This is the first in a short sequence of jump cuts. When visually similar shots like these are put together, they cause a jarring jump in the continuity which implies that time has passed. In this sequence of jump cuts, we’re going to show our character pacing about, playing with her phone, sitting on the ground, tapping her foot impatiently, basically anything you can think of to demonstrate her boredom. As long as there is a substantial difference between where she is standing in the frame, you will create a noticeable jump cut. Consider capturing up to ten seconds for each of these jump cuts although, again, you probably won’t use quite that much in the final edit.
SHOT 3.3 | FS
In this shot, our character stands off to the left of frame. She is tapping her foot impatiently.
SHOT 3.4 | FS
Another in this series of jump cuts. Here the character is slumped against the bench. You could have her playing with her phone or nodding off to sleep.
SHOT 3.5 | FS
The final in this series of jump cuts shows our character pacing around in the background and checking the time impatiently.
SHOT 3.6 | FS
In this full shot, our character is sitting on the bench, waiting when she notices someone who then walks into frame. “Hey,” he says. Because we are shooting the dialogue out of sequence, it’s only necessary to get the first line. Keep in mind that we’re going to be cutting to close ups of the characters shortly, so it’s important to maintain continuity between these shots. If your characters are doing something in this master shot, you need to remember their positions between camera set ups.
SHOT 6.1 | MS
This is the first in a series of lines of dialogue that we’re going to shoot. When shooting dialogue like this, it’s important to think about headroom and eyeliner matches. The character should be looking where the person they are speaking to is sitting. In this case, it’s almost a point of view shot so we’re probably going to set up the camera on the tripod pretty much where the other actor was sitting and get our actor to look directly into the camera. When you are shooting dialogue like this, ensure that your actor allows a few seconds of silence, as if they are listening to the other character talk, before and after the line. This will give you a bit of freedom when you’re cutting the scene together. In this medium shot, the character says, “Hey.” When you are editing, you can choose to use this line from the full shot or medium shot, depending on which works best. Keep in mind that we’re shooting all of this character’s lines at the same time, so don’t turn the camera around just yet, move onto his next line of dialogue!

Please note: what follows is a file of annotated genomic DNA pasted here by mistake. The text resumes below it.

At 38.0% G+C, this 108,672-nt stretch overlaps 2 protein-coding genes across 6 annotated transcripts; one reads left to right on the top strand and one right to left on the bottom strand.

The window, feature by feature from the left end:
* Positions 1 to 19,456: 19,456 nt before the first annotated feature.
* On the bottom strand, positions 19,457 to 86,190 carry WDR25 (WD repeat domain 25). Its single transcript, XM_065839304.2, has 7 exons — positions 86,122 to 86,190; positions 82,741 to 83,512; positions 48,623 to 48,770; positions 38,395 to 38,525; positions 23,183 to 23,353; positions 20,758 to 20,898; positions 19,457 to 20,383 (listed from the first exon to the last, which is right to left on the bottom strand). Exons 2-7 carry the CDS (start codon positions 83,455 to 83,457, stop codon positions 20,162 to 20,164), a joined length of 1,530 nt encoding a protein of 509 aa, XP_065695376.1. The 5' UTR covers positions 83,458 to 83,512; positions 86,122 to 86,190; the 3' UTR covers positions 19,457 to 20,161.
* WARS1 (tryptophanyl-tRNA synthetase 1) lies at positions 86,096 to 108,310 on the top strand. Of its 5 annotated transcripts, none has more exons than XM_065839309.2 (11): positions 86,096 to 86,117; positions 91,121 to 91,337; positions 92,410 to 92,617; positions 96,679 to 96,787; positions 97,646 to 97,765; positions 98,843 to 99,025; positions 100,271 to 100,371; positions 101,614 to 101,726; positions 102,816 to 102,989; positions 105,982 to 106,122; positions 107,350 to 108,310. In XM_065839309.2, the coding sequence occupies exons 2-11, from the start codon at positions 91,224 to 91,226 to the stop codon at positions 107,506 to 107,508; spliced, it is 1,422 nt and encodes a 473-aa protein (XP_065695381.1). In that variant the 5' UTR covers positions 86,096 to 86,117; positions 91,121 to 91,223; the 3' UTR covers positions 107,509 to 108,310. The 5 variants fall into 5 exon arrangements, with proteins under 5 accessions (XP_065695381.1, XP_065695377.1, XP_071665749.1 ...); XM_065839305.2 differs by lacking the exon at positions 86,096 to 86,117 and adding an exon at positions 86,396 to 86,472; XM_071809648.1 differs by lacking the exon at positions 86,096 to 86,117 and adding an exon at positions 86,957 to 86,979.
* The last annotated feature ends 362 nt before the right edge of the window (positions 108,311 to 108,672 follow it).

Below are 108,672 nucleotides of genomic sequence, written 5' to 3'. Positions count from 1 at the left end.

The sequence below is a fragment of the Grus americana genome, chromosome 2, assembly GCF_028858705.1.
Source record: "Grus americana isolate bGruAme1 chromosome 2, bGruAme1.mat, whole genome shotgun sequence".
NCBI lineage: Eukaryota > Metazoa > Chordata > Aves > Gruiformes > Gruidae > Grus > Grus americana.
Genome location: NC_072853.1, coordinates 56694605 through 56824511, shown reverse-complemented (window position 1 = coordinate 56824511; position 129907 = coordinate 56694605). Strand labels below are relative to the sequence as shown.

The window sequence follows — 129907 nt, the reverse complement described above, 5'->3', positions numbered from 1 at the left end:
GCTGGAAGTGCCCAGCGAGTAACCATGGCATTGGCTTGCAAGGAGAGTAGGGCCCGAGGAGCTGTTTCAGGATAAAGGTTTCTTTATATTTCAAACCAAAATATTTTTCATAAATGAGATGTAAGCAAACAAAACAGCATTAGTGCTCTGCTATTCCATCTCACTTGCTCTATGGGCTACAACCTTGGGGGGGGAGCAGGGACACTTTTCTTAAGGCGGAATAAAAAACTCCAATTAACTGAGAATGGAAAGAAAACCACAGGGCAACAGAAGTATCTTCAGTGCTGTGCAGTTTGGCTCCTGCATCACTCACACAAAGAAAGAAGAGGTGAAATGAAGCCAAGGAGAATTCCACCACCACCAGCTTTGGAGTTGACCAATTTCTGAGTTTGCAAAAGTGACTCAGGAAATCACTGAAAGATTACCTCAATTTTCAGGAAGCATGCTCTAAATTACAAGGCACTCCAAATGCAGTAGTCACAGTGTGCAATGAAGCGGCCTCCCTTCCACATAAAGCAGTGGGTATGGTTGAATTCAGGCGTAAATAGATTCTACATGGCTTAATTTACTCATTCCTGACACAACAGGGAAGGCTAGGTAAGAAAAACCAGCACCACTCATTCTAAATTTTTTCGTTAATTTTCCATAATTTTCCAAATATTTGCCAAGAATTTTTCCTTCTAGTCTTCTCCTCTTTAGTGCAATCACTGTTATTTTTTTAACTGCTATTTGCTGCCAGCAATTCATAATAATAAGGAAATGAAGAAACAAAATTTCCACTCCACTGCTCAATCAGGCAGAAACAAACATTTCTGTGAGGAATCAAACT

SHOT 7.1 | MS
This is the first shot of our other character’s dialogue. Keep in mind that you should shoot these lines separately. We’ll put them in order when we cut the scene together. This saves time by having fewer camera set ups. In this medium shot, our character says, “You’re half an hour late. We’ve got to study for this exam.”
SHOT 6.2 | MS
When you are shooting a scene like this, getting closer to the actors with each edit creates greater intensity by bringing your characters closer to the actors. After shooting Shot 6.1, move the camera closer so that you’ve got a medium close up like this. In this shot, your character sheepishly says, “I’m sorry, I kind of lost track of time.”
SHOT 7.2 | MS
Once again, you will shoot this directly after Shot 7.1. In this shot we’re going to move the camera slightly closer to our subject so that we’ve got a medium close up like this. “What were you doing?” she says in an annoyed voice.
SHOT 6.3 | CU
After shooting the previous line, we’re going to get the camera closer again. This time we’re going for a close up. The conversation is reaching its most intense moment and we want to get our audience as close to the characters as we can. “Uh…there was an emergency,” he says, halfheartedly.
SHOT 7.3 | CU
In the final shot of this character, we’re going to reframe the shot so that we capture a close up of her as she sighs, rolls her eyes and says, “You’re so full of crap.” Keep rolling as she stands up and you’ll be able to perform a nice match on action as we cut to the full shot.
SHOT 3.7 | FS
“You’re so full of crap,” our character says, before standing and storming off. Her friend is left standing in frame bewildered. He can walk out frame right. Keep rolling so you’ve got a few seconds to fade to black.